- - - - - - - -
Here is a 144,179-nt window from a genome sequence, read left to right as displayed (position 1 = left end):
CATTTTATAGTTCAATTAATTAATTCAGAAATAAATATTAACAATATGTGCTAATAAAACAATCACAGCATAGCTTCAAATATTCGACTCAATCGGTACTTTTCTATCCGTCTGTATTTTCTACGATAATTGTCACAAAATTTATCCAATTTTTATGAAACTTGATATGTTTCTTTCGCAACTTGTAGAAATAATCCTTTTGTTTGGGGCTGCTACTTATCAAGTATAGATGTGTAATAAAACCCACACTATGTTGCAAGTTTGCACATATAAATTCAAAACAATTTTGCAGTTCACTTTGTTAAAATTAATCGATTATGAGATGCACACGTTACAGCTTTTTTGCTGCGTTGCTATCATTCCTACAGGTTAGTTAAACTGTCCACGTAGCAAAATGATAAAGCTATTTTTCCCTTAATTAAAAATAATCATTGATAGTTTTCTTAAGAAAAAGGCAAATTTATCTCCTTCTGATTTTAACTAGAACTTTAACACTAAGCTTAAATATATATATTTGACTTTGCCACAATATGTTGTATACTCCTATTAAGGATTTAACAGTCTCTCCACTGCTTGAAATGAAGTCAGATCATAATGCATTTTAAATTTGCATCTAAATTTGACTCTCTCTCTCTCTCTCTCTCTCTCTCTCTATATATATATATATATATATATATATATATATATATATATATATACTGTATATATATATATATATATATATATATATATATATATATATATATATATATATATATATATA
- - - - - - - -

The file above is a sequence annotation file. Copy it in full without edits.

Here is a 144,179-nt window from a genome sequence, read left to right as displayed (position 1 = left end):
CATTTTATAGTTCAATTAATTAATTCAGAAATAAATATTAACAATATGTGCTAATAAAACAATCACAGCATAGCTTCAAATATTCGACTCAATCGGTACTTTTCTATCCGTCTGTATTTTCTACGATAATTGTCACAAAATTTATCCAATTTTTATGAAACTTGATATGTTTCTTTCGCAACTTGTAGAAATAATCCTTTTGTTTGGGGCTGCTACTTATCAAGTATAGATGTGTAATAAAACCCACACTATGTTGCAAGTTTGCACATATAAATTCAAAACAATTTTGCAGTTCACTTTGTTAAAATTAATCGATTATGAGATGCACACGTTACAGCTTTTTTGCTGCGTTGCTATCATTCCTACAGGTTAGTTAAACTGTCCACGTAGCAAAATGATAAAGCTATTTTTCCCTTAATTAAAAATAATCATTGATAGTTTTCTTAAGAAAAAGGCAAATTTATCTCCTTCTGATTTTAACTAGAACTTTAACACTAAGCTTAAATATATATATTTGACTTTGCCACAATATGTTGTATACTCCTATTAAGGATTTAACAGTCTCTCCACTGCTTGAAATGAAGTCAGATCATAATGCATTTTAAATTTGCATCTAAATTTGACTCTCTCTCTCTCTCTCTCTCTCTCTCTCTATATATATATATATATATATATATATATATATATATATATATATACTGTATATATATATATATATATATATATATATATATATATATATATATATATATATATATATATA